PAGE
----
The night bus
I wanted to go back to Yangon to see my Filipino friends on a Saturday night, plus the next places I wanted to see were all to the south. I could have flown, but that would have cost close to $200 when you factored in taxis to and from airports plus the overpriced flight itself. I opted for the $15 “VIP bus” instead.
The way you ride a VIP bus is you get picked up at your hotel and squeezed into the back of an open-air truck, which takes a half an hour to go to a bus station where you stand around for another forty minutes waiting for your bus, while other buses come and go, and everyone surges forward waving a ticket to see if this is the right bus. When my bus did finally come, though, I was pleasantly surprised: I got a wide reclining seat, a blanket, and even a neck pillow.
I was also surprised when we stopped somewhere for dinner and the curry was edible. Burmese curry, as a rule, is oily and upsetting, and there were too many times when I walked past a restaurant and wasn’t sure if what I was smelling was the food or the toilet. I ate well in Shan State, while trekking and around Inle Lake, but the rest of the time, Myanmar’s food ranged from passing to terrible. The worst meal was on the road to Kalaw. The woman at the bus stop restaurant asked, “Chicken rice?” When we asked for a menu, she said, “No menu. Chicken rice?” So yes, chicken rice. What arrived was a plate of plain rice, a foul-smelling broth, and the saddest chicken legs we’d ever seen: the foot cut off but the nub still visible, and a drumstick and thigh that somehow had no meat on them. I peeled off some leathery strips before giving up on what we came to think of as the zombie chicken. Where these old chickens that were killed when they stopped laying eggs? Were they roosters? Whatever they were, they were horrible.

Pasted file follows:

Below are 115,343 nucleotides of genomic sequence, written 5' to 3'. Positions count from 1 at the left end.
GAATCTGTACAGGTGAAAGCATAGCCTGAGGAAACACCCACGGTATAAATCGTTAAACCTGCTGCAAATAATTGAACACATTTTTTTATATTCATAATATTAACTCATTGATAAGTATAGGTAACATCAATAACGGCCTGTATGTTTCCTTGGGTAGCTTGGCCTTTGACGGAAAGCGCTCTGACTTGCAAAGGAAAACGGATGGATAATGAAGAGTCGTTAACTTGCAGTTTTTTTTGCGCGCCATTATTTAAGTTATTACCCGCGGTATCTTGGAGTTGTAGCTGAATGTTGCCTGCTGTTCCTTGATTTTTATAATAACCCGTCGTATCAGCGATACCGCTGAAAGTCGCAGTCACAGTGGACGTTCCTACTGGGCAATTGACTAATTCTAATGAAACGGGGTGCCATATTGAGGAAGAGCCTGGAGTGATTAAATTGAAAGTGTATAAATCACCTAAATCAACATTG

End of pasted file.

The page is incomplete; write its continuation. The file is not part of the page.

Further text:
Yangon again: the Filipino bar party
As you travel, you sometimes make chains of friends. In Nyaungshwe, Myoungsun had introduced me to a Korean girl she’d met in her dorm; we met for dinner in Yangon, where she introduced me to a Vietnamese guy she’d met on her bus, who walked into the restaurant, spotted some women he knew — two Asian-Americans and a white girl, all doing NGO work in Southeast Asia — and we all ate together. Then the two Asian-Americans joined me for the Filipino party.
The party, thrown by my Filipino friend for a colleague’s birthday, was at Ice Bar in the posh Sedona Hotel, which is described on its website as:
Bespoke for the music and party enthusiasts. Features live band performances amidst white large-blocked walls, mysterious ice sculptures, transparent modern furniture and dim blue lighting for a cool igloo-like effect.
This may be overstating the case. But there were walls, and blocks, and furniture, and it was dim.And the igloo effect was amplified by the TV over the bar, which was tuned to CNN’s wall-to-wall coverage of the blizzard then engulfing the Eastern United States. By the time we arrived, there were several tables of drunk Filipinos, and a bar band was doing passable covers of classic rock songs. Now and then they’d break, and four girls in pleather would come out and do semi-coordinated dances to Top 40 and Kpop medleys.
The next day, I tried riding around on the circle line train, but I gave up after two stops. I was exhausted after a night on a bus and another night out at a bar party. What I really wanted to do was hide in my hotel room and eat KFC for dinner, and that’s pretty much what I did. I went out to watch the sunset from the Yangon River ferry, and then I had me some fried chicken and a sundae before getting up early to head to my last two destinations: Hpa An and Kyaiktiyo, the Golden Rock.